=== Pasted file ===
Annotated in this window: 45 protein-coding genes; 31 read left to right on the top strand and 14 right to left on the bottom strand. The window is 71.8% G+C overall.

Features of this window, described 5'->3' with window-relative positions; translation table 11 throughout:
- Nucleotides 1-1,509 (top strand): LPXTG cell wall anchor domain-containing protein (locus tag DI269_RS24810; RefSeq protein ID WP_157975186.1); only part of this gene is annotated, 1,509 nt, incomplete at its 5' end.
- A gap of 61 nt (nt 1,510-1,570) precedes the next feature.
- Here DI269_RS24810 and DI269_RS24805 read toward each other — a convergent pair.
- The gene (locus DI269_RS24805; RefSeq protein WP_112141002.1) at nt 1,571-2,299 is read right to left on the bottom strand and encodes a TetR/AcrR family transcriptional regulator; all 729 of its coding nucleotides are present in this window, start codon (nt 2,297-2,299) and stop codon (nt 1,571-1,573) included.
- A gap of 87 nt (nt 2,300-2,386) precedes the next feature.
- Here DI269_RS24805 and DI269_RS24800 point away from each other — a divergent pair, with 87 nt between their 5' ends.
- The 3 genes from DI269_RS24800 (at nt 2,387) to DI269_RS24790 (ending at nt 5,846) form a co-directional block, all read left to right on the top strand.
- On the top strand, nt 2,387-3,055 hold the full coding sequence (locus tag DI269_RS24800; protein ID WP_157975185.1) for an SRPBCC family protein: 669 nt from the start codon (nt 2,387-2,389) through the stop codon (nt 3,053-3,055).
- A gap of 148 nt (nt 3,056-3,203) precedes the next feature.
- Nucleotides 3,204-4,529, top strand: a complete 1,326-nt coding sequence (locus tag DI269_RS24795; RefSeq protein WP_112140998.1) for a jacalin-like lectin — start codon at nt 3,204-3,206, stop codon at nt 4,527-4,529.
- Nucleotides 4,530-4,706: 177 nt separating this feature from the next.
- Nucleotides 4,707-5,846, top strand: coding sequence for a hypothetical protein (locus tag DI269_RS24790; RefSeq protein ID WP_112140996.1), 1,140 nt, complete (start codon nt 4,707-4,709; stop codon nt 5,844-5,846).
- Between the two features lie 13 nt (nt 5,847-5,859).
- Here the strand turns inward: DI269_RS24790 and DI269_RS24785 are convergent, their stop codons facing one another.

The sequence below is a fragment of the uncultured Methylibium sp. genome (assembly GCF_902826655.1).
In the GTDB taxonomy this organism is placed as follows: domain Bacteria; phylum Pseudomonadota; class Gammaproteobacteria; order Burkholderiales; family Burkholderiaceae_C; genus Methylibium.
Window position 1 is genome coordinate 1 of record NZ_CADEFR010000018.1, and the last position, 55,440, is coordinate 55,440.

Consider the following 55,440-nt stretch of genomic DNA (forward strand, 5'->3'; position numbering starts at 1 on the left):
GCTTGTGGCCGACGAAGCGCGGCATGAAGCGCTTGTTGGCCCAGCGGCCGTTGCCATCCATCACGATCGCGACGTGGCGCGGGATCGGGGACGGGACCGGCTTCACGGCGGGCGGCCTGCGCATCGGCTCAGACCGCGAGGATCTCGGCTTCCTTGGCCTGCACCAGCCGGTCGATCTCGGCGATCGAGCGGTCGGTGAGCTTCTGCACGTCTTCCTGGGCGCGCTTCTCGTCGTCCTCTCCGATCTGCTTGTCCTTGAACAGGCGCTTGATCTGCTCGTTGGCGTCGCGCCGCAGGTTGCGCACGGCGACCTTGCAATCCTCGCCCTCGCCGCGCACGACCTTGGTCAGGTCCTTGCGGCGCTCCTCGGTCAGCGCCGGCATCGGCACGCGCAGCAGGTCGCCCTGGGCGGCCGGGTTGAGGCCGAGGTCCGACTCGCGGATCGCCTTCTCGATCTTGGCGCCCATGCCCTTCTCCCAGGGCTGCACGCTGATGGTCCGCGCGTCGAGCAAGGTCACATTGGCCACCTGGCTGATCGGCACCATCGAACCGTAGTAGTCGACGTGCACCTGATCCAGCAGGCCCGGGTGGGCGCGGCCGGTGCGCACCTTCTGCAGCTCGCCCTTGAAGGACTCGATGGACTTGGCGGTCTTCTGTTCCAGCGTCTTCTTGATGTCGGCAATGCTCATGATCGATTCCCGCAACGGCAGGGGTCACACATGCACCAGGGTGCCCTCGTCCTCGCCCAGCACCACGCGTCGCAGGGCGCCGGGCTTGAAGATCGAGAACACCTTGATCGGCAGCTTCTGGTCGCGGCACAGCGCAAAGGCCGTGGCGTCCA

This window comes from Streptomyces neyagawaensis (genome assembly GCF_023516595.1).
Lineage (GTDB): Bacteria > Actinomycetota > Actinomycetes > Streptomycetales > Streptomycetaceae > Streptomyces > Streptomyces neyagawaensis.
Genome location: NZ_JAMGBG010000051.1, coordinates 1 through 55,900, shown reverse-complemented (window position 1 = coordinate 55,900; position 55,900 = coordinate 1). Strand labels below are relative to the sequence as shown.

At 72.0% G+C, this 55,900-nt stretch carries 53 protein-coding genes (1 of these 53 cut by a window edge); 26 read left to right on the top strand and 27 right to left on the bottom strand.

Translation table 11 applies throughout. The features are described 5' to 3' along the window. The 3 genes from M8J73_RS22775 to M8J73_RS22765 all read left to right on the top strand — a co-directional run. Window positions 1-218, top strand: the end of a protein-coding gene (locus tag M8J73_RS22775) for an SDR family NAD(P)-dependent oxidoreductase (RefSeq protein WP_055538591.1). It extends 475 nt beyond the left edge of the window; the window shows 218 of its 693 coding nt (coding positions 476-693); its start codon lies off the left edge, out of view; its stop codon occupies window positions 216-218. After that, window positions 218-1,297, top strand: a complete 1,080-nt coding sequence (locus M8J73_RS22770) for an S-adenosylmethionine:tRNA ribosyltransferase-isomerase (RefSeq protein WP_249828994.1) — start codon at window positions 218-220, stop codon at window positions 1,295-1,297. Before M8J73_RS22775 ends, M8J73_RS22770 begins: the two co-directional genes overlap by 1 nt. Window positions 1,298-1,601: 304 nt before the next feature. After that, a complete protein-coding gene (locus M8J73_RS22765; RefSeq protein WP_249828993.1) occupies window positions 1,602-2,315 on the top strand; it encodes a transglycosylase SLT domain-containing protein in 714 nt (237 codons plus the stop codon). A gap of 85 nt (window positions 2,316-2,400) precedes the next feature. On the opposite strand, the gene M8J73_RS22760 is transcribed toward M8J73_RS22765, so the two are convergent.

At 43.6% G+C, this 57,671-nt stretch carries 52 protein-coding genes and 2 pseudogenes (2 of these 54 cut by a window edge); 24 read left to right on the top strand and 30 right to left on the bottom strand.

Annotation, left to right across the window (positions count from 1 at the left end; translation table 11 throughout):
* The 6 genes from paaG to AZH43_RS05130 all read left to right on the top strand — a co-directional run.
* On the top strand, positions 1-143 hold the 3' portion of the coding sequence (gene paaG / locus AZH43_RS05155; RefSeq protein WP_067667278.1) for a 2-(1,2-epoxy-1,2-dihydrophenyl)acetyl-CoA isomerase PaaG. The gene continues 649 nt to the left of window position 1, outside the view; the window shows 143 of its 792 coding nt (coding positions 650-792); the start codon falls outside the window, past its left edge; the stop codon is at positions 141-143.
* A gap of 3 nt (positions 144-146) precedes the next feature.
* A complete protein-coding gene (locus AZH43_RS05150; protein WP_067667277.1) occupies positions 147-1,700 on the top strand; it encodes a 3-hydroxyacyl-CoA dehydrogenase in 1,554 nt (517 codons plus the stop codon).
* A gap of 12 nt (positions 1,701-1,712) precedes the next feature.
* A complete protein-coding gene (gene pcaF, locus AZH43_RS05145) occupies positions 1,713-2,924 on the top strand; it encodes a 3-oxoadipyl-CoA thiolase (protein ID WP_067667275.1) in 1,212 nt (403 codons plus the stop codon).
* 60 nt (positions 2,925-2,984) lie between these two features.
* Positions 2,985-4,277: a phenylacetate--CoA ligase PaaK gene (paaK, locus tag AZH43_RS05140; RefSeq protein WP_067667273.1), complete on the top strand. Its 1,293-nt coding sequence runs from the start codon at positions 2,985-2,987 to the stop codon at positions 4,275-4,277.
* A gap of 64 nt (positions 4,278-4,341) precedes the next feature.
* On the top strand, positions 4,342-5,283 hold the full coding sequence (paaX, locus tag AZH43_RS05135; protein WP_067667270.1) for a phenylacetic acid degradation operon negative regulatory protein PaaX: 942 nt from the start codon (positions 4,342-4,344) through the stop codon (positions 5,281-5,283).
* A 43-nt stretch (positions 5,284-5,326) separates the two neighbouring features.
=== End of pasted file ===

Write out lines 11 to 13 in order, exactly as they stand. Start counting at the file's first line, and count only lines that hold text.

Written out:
- A gap of 148 nt (nt 3,056-3,203) precedes the next feature.
- Nucleotides 3,204-4,529, top strand: a complete 1,326-nt coding sequence (locus tag DI269_RS24795; RefSeq protein WP_112140998.1) for a jacalin-like lectin — start codon at nt 3,204-3,206, stop codon at nt 4,527-4,529.
- Nucleotides 4,530-4,706: 177 nt separating this feature from the next.